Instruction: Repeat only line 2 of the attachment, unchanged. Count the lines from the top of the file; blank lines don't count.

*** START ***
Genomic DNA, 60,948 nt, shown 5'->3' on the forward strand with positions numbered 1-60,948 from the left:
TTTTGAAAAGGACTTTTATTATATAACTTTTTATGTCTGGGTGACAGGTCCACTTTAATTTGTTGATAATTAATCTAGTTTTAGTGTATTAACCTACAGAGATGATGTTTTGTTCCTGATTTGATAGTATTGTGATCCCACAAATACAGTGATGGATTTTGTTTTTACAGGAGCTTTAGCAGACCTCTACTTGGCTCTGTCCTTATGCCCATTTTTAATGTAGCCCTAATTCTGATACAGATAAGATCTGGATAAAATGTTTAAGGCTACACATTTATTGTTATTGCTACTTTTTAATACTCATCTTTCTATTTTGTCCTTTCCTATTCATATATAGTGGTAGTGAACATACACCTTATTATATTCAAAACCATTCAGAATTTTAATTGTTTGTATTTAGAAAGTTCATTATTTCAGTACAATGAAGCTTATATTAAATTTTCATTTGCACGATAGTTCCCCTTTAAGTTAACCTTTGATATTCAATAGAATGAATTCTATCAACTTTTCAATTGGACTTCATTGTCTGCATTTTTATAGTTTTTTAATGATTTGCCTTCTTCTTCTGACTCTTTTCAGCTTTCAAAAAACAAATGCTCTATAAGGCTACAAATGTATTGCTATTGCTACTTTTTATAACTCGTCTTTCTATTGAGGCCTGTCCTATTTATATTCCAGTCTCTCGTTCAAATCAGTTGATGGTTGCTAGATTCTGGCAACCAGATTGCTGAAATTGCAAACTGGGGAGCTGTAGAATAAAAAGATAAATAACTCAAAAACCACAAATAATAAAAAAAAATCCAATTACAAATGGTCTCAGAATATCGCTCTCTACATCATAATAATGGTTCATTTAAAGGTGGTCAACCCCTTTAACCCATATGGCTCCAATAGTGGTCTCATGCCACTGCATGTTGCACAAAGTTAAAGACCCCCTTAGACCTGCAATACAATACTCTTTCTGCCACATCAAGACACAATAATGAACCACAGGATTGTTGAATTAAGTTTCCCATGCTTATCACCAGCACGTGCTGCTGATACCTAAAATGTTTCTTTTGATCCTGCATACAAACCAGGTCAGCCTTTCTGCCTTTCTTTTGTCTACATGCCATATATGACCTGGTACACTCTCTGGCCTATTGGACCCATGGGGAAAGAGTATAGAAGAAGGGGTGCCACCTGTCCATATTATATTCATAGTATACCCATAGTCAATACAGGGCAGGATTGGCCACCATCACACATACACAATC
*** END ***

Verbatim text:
TTTTGAAAAGGACTTTTATTATATAACTTTTTATGTCTGGGTGACAGGTCCACTTTAATTTGTTGATAATTAATCTAGTTTTAGTGTATTAACCTACAGAGATGATGTTTTGTTCCTGATTTGATAGTATTGTGATCCCACAAATACAGTGATGGATTTTGTTTTTACAGGAGCTTTAGCAGACCTCTACTTGGCTCTGTCCTTATGCCCATTTTTAATGTAGCCCTAATTCTGATACAGATAAGATCTGGATAAAATGTTTAAGGCTACACATTTATTGTTATTGCTACTTTTTAATACTCATCTTTCTATTTTGTCCTTTCCTATTCATATATAGTGGTAGTGAACATACACCTTATTATATTCAAAACCATTCAGAATTTTAATTGTTTGTATTTAGAAAGTTCATTATTTCAGTACAATGAAGCTTATATTAAATTTTCATTTGCACGATAGTTCCCCTTTAAGTTAACCTTTGATATTCAATAGAATGAATTCTATCAACTTTTCAATTGGACTTCATTGTCTGCATTTTTATAGTTTTTTAATGATTTGCCTTCTTCTTCTGACTCTTTTCAGCTTTCAAAAAACAAATGCTCTATAAGGCTACAAATGTATTGCTATTGCTACTTTTTATAACTCGTCTTTCTATTGAGGCCTGTCCTATTTATATTCCAGTCTCTCGTTCAAATCAGTTGATGGTTGCTAGATTCTGGCAACCAGATTGCTGAAATTGCAAACTGGGGAGCTGTAGAATAAAAAGATAAATAACTCAAAAACCACAAATAATAAAAAAAAATCCAATTACAAATGGTCTCAGAATATCGCTCTCTACATCATAATAATGGTTCATTTAAAGGTGGTCAACCCCTTTAACCCATATGGCTCCAATAGTGGTCTCATGCCACTGCATGTTGCACAAAGTTAAAGACCCCCTTAGACCTGCAATACAATACTCTTTCTGCCACATCAAGACACAATAATGAACCACAGGATTGTTGAATTAAGTTTCCCATGCTTATCACCAGCACGTGCTGCTGATACCTAAAATGTTTCTTTTGATCCTGCATACAAACCAGGTCAGCCTTTCTGCCTTTCTTTTGTCTACATGCCATATATGACCTGGTACACTCTCTGGCCTATTGGACCCATGGGGAAAGAGTATAGAAGAAGGGGTGCCACCTGTCCATATTATATTCATAGTATACCCATAGTCAATACAGGGCAGGATTGGCCACCATCACACATACACAATC